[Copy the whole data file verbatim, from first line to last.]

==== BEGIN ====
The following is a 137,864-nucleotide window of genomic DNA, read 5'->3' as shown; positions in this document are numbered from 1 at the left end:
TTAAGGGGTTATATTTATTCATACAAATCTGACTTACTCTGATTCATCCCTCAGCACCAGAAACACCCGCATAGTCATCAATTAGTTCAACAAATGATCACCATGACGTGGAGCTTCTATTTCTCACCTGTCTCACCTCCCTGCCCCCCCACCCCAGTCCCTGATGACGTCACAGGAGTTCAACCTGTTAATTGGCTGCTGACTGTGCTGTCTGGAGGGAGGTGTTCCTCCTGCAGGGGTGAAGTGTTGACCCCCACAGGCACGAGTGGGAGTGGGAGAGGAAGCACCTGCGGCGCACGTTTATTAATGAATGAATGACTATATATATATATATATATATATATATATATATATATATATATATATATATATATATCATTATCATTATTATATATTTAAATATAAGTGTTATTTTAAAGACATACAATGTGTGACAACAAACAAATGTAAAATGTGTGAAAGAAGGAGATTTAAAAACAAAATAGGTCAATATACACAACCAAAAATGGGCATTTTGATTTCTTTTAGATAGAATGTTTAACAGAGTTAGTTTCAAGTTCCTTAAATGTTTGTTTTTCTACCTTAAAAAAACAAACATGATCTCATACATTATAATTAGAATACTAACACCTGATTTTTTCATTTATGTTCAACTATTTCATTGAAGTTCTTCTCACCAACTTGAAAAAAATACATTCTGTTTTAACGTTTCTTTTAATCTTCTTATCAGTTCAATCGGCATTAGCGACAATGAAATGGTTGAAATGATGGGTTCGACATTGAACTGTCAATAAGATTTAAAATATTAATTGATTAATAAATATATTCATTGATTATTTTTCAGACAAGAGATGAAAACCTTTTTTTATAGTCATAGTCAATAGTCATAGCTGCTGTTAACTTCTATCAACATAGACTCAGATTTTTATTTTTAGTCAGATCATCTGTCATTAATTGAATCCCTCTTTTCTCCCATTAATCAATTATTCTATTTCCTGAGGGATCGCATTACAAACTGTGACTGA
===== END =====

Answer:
The following is a 137,864-nucleotide window of genomic DNA, read 5'->3' as shown; positions in this document are numbered from 1 at the left end:
TTAAGGGGTTATATTTATTCATACAAATCTGACTTACTCTGATTCATCCCTCAGCACCAGAAACACCCGCATAGTCATCAATTAGTTCAACAAATGATCACCATGACGTGGAGCTTCTATTTCTCACCTGTCTCACCTCCCTGCCCCCCCACCCCAGTCCCTGATGACGTCACAGGAGTTCAACCTGTTAATTGGCTGCTGACTGTGCTGTCTGGAGGGAGGTGTTCCTCCTGCAGGGGTGAAGTGTTGACCCCCACAGGCACGAGTGGGAGTGGGAGAGGAAGCACCTGCGGCGCACGTTTATTAATGAATGAATGACTATATATATATATATATATATATATATATATATATATATATATATATATATATATATCATTATCATTATTATATATTTAAATATAAGTGTTATTTTAAAGACATACAATGTGTGACAACAAACAAATGTAAAATGTGTGAAAGAAGGAGATTTAAAAACAAAATAGGTCAATATACACAACCAAAAATGGGCATTTTGATTTCTTTTAGATAGAATGTTTAACAGAGTTAGTTTCAAGTTCCTTAAATGTTTGTTTTTCTACCTTAAAAAAACAAACATGATCTCATACATTATAATTAGAATACTAACACCTGATTTTTTCATTTATGTTCAACTATTTCATTGAAGTTCTTCTCACCAACTTGAAAAAAATACATTCTGTTTTAACGTTTCTTTTAATCTTCTTATCAGTTCAATCGGCATTAGCGACAATGAAATGGTTGAAATGATGGGTTCGACATTGAACTGTCAATAAGATTTAAAATATTAATTGATTAATAAATATATTCATTGATTATTTTTCAGACAAGAGATGAAAACCTTTTTTTATAGTCATAGTCAATAGTCATAGCTGCTGTTAACTTCTATCAACATAGACTCAGATTTTTATTTTTAGTCAGATCATCTGTCATTAATTGAATCCCTCTTTTCTCCCATTAATCAATTATTCTATTTCCTGAGGGATCGCATTACAAACTGTGACTGA